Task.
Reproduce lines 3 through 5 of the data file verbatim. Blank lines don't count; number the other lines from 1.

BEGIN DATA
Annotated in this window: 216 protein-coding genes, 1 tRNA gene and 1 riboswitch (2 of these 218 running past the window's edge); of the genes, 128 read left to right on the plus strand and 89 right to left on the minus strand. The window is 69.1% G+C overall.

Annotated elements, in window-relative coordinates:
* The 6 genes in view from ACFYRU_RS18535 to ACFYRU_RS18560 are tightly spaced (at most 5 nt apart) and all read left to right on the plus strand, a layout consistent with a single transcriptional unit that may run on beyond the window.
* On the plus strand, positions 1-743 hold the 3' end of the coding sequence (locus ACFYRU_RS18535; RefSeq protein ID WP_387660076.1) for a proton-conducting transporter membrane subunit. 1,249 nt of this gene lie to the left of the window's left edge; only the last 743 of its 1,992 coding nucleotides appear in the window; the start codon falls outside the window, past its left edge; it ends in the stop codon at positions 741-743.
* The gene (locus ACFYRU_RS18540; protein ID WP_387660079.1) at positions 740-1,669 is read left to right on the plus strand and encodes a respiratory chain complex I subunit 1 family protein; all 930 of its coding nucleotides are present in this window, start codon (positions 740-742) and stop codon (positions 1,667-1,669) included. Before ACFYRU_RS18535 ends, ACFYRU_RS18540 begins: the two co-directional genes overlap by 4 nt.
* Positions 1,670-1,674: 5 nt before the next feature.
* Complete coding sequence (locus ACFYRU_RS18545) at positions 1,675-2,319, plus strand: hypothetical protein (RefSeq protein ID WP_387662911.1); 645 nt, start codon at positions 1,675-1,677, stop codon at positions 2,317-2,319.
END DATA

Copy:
* The 6 genes in view from ACFYRU_RS18535 to ACFYRU_RS18560 are tightly spaced (at most 5 nt apart) and all read left to right on the plus strand, a layout consistent with a single transcriptional unit that may run on beyond the window.
* On the plus strand, positions 1-743 hold the 3' end of the coding sequence (locus ACFYRU_RS18535; RefSeq protein ID WP_387660076.1) for a proton-conducting transporter membrane subunit. 1,249 nt of this gene lie to the left of the window's left edge; only the last 743 of its 1,992 coding nucleotides appear in the window; the start codon falls outside the window, past its left edge; it ends in the stop codon at positions 741-743.
* The gene (locus ACFYRU_RS18540; protein ID WP_387660079.1) at positions 740-1,669 is read left to right on the plus strand and encodes a respiratory chain complex I subunit 1 family protein; all 930 of its coding nucleotides are present in this window, start codon (positions 740-742) and stop codon (positions 1,667-1,669) included. Before ACFYRU_RS18535 ends, ACFYRU_RS18540 begins: the two co-directional genes overlap by 4 nt.